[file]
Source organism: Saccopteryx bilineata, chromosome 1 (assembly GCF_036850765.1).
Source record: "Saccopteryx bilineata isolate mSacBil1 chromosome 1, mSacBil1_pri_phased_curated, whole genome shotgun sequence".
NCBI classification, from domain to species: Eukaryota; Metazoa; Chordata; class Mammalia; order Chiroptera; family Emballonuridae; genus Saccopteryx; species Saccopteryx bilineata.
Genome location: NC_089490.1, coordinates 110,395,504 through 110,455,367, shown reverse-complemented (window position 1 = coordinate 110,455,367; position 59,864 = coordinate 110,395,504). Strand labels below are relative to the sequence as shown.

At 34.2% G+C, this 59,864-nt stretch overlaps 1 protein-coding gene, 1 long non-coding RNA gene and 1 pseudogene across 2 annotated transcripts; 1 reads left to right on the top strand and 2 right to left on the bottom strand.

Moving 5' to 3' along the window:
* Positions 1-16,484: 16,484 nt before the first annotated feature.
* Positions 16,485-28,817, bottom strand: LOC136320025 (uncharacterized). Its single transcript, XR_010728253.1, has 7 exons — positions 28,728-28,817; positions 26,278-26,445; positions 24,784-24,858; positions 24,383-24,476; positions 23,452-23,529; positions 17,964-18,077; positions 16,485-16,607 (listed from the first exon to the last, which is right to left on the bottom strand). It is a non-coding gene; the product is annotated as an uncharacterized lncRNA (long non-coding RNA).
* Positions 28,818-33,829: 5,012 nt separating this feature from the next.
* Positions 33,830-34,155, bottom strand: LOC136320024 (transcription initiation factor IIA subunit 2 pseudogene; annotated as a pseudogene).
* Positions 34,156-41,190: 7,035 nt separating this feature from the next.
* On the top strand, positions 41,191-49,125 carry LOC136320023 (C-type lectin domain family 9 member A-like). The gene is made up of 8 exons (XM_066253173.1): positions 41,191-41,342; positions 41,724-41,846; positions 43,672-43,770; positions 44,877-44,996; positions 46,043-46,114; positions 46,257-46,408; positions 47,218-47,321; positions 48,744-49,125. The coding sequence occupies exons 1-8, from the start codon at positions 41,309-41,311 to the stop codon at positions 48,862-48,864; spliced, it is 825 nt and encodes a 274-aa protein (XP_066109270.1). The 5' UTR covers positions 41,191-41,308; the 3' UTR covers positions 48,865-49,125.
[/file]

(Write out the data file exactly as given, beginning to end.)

Source organism: Saccopteryx bilineata, chromosome 1 (assembly GCF_036850765.1).
Source record: "Saccopteryx bilineata isolate mSacBil1 chromosome 1, mSacBil1_pri_phased_curated, whole genome shotgun sequence".
NCBI classification, from domain to species: Eukaryota; Metazoa; Chordata; class Mammalia; order Chiroptera; family Emballonuridae; genus Saccopteryx; species Saccopteryx bilineata.
Genome location: NC_089490.1, coordinates 110,395,504 through 110,455,367, shown reverse-complemented (window position 1 = coordinate 110,455,367; position 59,864 = coordinate 110,395,504). Strand labels below are relative to the sequence as shown.

At 34.2% G+C, this 59,864-nt stretch overlaps 1 protein-coding gene, 1 long non-coding RNA gene and 1 pseudogene across 2 annotated transcripts; 1 reads left to right on the top strand and 2 right to left on the bottom strand.

Moving 5' to 3' along the window:
* Positions 1-16,484: 16,484 nt before the first annotated feature.
* Positions 16,485-28,817, bottom strand: LOC136320025 (uncharacterized). Its single transcript, XR_010728253.1, has 7 exons — positions 28,728-28,817; positions 26,278-26,445; positions 24,784-24,858; positions 24,383-24,476; positions 23,452-23,529; positions 17,964-18,077; positions 16,485-16,607 (listed from the first exon to the last, which is right to left on the bottom strand). It is a non-coding gene; the product is annotated as an uncharacterized lncRNA (long non-coding RNA).
* Positions 28,818-33,829: 5,012 nt separating this feature from the next.
* Positions 33,830-34,155, bottom strand: LOC136320024 (transcription initiation factor IIA subunit 2 pseudogene; annotated as a pseudogene).
* Positions 34,156-41,190: 7,035 nt separating this feature from the next.
* On the top strand, positions 41,191-49,125 carry LOC136320023 (C-type lectin domain family 9 member A-like). The gene is made up of 8 exons (XM_066253173.1): positions 41,191-41,342; positions 41,724-41,846; positions 43,672-43,770; positions 44,877-44,996; positions 46,043-46,114; positions 46,257-46,408; positions 47,218-47,321; positions 48,744-49,125. The coding sequence occupies exons 1-8, from the start codon at positions 41,309-41,311 to the stop codon at positions 48,862-48,864; spliced, it is 825 nt and encodes a 274-aa protein (XP_066109270.1). The 5' UTR covers positions 41,191-41,308; the 3' UTR covers positions 48,865-49,125.